If you are considering becoming a nurse or are already working in the field, have you ever thought about working as a school nurse? Gone are the days school nurses simply took temperatures and sent children back to class. Today, school nurses do everything from monitor communicable diseases; case manage students with chronic and severe health problems; assist in physical examinations; and keep a safe and healthy environment for students, staff and faculty.
If you’re a nurse with the appropriate credentials to begin looking for work as a school nurse, what types of schools should you start with? For the most part, private schools do not have school nurses, but public schools do.
School nurses perform a multitude of different duties, especially with the advent of federal legislation of “No Child Left Behind.” There is an increasing amount of students in regular schools with chronic and severe health problems — ventilators, motorized wheelchairs, brittle diabetics, seizure disorders — and the school nurse is the case manager for all these issues.
Part of their everyday job descriptions are a whole host of mandated services that they need to provide, such as health assessments for Special Educational Services, attending IEP (Individualized Educational Plan) meetings and monitoring communicable diseases. School nurses also do staff development on various topics like blood borne pathogens, EpiPen administration, and asthma signs and symptoms. School nurses basically keep a safe and healthy environment for students, staff and faculty.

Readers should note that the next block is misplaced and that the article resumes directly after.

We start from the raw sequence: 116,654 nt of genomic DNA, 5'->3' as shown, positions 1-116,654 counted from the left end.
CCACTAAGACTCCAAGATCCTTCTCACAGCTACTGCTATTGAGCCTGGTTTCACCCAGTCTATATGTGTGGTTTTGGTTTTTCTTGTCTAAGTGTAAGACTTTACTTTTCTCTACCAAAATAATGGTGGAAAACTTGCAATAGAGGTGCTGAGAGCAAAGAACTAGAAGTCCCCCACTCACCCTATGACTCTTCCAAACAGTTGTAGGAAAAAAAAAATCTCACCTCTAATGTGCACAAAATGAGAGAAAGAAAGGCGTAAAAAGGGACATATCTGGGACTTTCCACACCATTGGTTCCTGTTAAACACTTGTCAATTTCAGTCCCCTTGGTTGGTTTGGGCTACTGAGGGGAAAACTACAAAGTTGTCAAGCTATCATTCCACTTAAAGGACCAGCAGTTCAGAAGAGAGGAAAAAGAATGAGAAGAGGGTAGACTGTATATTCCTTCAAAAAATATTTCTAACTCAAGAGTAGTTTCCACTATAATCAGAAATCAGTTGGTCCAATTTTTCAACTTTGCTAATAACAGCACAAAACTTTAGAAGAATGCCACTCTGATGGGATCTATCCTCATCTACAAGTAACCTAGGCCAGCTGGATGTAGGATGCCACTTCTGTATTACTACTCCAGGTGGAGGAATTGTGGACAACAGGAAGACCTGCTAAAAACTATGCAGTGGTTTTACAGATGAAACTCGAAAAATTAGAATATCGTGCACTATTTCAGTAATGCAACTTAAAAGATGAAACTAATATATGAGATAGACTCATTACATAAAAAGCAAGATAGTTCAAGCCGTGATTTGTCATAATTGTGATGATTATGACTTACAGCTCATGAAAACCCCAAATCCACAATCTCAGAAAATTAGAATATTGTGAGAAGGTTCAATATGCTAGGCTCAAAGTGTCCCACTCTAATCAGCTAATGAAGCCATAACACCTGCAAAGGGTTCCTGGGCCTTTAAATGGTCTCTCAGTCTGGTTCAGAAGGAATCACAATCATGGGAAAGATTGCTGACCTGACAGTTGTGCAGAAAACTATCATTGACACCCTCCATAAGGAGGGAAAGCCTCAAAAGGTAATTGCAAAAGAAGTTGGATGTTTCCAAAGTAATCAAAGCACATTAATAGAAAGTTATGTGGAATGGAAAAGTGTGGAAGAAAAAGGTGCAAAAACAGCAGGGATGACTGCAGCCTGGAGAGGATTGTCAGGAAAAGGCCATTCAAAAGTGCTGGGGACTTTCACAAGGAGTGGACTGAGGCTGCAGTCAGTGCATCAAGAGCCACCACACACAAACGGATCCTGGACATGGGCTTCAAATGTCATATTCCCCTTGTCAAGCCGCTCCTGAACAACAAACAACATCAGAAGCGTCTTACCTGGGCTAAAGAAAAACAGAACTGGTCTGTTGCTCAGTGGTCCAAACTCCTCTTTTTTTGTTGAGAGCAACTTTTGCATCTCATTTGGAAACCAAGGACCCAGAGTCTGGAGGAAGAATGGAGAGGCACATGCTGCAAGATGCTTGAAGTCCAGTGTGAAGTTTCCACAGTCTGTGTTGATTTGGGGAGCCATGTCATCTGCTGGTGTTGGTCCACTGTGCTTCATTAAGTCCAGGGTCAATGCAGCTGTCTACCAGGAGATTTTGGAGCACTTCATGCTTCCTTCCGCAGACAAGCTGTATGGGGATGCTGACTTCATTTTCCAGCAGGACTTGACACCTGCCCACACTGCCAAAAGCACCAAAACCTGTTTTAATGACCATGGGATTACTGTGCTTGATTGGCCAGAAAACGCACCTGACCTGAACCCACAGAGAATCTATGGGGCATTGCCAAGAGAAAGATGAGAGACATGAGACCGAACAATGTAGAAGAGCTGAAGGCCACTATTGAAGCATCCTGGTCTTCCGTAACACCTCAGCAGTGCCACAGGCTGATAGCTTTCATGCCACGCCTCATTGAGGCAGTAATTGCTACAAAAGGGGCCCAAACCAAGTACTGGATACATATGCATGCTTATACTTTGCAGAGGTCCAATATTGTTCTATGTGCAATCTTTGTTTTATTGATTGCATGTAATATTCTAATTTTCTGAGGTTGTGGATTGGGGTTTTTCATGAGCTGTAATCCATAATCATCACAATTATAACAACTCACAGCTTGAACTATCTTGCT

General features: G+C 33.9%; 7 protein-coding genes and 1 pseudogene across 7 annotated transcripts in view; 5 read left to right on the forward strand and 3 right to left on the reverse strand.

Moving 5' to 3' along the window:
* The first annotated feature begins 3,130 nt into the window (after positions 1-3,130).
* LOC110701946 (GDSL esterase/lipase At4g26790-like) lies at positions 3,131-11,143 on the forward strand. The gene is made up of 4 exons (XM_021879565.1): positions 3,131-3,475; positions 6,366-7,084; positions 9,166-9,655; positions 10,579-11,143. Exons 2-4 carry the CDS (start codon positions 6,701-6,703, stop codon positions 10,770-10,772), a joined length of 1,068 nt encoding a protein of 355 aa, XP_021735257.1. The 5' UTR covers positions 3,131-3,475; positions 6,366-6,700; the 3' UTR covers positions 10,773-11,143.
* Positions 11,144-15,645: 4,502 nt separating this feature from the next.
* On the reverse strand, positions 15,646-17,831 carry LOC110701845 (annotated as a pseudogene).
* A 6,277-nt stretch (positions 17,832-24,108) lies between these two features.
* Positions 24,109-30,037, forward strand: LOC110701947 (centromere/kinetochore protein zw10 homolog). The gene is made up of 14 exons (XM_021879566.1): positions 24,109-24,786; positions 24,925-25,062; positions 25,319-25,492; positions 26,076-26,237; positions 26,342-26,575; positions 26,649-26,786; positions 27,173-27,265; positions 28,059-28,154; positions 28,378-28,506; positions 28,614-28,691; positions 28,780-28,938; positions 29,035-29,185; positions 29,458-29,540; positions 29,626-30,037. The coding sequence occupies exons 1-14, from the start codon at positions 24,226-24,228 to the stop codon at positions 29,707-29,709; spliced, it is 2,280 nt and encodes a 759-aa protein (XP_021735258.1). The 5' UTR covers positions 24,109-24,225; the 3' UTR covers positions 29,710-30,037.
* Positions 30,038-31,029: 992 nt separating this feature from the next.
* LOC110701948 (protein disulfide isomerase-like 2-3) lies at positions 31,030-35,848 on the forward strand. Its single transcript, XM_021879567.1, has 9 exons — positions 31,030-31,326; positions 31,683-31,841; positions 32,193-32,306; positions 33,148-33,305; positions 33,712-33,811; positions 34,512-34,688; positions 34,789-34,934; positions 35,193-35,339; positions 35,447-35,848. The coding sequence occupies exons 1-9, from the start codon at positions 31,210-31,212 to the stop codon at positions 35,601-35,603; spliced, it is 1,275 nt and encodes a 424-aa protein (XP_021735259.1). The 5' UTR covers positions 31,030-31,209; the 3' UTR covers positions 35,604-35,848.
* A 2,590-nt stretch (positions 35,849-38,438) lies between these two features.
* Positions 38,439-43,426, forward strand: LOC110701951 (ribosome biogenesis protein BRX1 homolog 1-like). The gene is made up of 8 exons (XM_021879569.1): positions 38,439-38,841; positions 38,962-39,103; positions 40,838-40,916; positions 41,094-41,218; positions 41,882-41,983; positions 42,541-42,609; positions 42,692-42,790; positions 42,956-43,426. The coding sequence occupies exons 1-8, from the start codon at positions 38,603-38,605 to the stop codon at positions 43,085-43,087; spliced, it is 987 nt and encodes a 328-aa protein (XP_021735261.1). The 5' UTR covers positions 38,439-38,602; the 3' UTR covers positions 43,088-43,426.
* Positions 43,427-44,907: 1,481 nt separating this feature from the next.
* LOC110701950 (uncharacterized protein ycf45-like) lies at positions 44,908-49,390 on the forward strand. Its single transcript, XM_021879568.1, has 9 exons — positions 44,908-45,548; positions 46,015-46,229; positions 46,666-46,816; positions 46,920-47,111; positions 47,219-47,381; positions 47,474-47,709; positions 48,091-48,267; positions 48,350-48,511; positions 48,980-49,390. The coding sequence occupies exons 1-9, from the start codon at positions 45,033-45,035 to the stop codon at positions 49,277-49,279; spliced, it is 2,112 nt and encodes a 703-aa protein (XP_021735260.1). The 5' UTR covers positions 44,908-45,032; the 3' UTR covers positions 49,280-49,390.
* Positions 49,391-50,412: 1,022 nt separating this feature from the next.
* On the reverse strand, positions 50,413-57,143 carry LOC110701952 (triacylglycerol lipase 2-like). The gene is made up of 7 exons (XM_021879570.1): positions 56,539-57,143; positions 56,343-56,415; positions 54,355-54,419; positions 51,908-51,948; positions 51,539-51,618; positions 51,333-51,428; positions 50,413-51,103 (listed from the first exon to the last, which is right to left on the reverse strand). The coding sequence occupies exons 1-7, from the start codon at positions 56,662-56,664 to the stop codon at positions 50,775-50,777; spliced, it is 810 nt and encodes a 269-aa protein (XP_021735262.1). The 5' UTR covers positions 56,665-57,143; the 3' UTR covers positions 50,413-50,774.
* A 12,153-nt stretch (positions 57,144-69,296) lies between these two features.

In high school, school nurses also assess all yearly physician physical examinations for athletes and other team members. They also collaborate with many community agencies, law enforcement and the Department of Children and Family Services, as the need arises.
As a nurse, why would one choose to work in a school over a hospital? For some, the benefit of a normal shift — no nights, no weekends — outweigh everything else. Others are more skeptical about positions, worrying that city and state funding cuts could lead to decreased hours, increased workloads or eliminations of positions altogether.
Courtesy Tribune Media Services